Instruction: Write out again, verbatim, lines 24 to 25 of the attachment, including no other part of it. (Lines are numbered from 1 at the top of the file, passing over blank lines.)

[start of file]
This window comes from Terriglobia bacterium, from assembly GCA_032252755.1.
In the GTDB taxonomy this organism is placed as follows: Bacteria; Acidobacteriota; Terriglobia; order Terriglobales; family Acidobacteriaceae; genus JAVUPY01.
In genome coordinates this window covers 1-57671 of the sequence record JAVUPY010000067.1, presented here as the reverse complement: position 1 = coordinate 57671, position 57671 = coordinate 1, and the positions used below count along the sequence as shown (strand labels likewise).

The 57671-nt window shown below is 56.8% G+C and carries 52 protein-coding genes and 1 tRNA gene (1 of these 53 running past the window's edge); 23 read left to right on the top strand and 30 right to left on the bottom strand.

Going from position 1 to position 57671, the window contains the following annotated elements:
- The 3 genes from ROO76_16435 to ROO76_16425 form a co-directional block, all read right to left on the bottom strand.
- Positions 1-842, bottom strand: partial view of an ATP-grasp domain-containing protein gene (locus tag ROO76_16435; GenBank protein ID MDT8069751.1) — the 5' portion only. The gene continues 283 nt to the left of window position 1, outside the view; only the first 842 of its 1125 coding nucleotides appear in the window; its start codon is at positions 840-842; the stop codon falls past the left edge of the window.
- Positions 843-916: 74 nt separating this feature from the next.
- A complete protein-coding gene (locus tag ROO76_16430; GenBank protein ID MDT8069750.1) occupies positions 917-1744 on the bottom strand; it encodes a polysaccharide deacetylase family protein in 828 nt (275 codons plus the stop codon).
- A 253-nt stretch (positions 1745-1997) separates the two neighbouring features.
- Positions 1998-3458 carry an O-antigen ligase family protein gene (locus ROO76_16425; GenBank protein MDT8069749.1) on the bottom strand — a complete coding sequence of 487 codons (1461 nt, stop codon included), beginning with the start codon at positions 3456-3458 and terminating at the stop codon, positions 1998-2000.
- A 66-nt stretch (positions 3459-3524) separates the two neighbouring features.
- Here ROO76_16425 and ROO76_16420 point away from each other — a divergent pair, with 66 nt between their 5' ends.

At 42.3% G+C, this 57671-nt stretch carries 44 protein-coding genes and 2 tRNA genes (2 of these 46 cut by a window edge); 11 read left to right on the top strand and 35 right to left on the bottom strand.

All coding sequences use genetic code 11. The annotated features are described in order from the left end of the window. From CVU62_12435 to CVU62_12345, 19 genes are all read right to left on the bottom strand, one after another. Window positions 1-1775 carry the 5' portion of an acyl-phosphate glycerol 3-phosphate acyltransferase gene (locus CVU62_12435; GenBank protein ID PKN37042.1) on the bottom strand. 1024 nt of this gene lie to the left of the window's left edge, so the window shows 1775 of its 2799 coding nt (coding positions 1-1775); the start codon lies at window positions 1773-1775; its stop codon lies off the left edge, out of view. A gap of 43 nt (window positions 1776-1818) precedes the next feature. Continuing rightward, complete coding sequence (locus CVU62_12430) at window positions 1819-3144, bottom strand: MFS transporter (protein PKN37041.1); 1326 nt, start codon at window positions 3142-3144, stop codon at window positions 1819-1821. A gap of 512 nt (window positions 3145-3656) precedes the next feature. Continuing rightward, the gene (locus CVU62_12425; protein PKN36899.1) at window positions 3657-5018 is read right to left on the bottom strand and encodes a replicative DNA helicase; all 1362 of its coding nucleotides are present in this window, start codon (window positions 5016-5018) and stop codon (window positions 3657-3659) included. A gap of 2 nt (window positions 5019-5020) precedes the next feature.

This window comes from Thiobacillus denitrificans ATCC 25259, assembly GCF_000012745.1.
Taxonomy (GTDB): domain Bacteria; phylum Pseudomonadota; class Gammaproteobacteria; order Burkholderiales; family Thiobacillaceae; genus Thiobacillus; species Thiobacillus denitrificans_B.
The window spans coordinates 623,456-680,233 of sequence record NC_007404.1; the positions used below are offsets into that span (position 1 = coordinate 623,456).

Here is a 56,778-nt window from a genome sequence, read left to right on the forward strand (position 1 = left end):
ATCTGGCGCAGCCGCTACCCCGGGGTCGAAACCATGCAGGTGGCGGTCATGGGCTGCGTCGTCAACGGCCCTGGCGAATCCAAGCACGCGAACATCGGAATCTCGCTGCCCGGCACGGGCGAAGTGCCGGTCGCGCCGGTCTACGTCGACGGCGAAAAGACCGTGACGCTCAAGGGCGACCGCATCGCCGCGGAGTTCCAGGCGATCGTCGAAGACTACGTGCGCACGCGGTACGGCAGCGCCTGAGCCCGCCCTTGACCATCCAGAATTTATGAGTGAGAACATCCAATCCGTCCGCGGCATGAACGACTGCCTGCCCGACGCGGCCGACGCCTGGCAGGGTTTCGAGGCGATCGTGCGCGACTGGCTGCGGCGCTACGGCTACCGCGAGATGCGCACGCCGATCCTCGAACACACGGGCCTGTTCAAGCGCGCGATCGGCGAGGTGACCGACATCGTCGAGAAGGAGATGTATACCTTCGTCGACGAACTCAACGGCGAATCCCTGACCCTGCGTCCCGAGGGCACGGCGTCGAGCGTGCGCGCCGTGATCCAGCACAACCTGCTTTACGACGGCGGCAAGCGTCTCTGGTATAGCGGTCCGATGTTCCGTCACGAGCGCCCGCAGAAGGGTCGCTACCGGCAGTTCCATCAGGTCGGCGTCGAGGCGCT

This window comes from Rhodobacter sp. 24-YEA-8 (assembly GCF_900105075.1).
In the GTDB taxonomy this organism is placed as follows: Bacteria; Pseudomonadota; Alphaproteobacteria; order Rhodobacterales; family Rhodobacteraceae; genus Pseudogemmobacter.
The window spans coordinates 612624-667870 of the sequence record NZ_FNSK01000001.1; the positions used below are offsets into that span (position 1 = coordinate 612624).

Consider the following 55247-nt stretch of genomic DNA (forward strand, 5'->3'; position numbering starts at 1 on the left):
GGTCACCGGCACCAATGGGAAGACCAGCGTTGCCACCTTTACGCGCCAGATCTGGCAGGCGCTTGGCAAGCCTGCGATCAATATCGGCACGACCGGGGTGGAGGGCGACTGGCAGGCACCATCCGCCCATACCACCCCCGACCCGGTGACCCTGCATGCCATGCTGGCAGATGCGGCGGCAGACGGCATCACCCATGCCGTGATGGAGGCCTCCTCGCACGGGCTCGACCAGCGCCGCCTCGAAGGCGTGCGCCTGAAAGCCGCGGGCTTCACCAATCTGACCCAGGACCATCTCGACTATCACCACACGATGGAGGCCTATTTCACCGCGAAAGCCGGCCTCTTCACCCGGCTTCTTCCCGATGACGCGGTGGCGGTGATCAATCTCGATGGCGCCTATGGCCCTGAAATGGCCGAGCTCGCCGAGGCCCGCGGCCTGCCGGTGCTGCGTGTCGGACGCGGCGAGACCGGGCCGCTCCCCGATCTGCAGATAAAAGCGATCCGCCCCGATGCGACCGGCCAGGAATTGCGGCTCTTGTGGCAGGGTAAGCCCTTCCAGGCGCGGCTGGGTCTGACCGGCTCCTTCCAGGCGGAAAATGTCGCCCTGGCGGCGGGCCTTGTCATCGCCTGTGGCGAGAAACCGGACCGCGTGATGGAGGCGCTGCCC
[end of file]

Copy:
Consider the following 55247-nt stretch of genomic DNA (forward strand, 5'->3'; position numbering starts at 1 on the left):
GGTCACCGGCACCAATGGGAAGACCAGCGTTGCCACCTTTACGCGCCAGATCTGGCAGGCGCTTGGCAAGCCTGCGATCAATATCGGCACGACCGGGGTGGAGGGCGACTGGCAGGCACCATCCGCCCATACCACCCCCGACCCGGTGACCCTGCATGCCATGCTGGCAGATGCGGCGGCAGACGGCATCACCCATGCCGTGATGGAGGCCTCCTCGCACGGGCTCGACCAGCGCCGCCTCGAAGGCGTGCGCCTGAAAGCCGCGGGCTTCACCAATCTGACCCAGGACCATCTCGACTATCACCACACGATGGAGGCCTATTTCACCGCGAAAGCCGGCCTCTTCACCCGGCTTCTTCCCGATGACGCGGTGGCGGTGATCAATCTCGATGGCGCCTATGGCCCTGAAATGGCCGAGCTCGCCGAGGCCCGCGGCCTGCCGGTGCTGCGTGTCGGACGCGGCGAGACCGGGCCGCTCCCCGATCTGCAGATAAAAGCGATCCGCCCCGATGCGACCGGCCAGGAATTGCGGCTCTTGTGGCAGGGTAAGCCCTTCCAGGCGCGGCTGGGTCTGACCGGCTCCTTCCAGGCGGAAAATGTCGCCCTGGCGGCGGGCCTTGTCATCGCCTGTGGCGAGAAACCGGACCGCGTGATGGAGGCGCTGCCC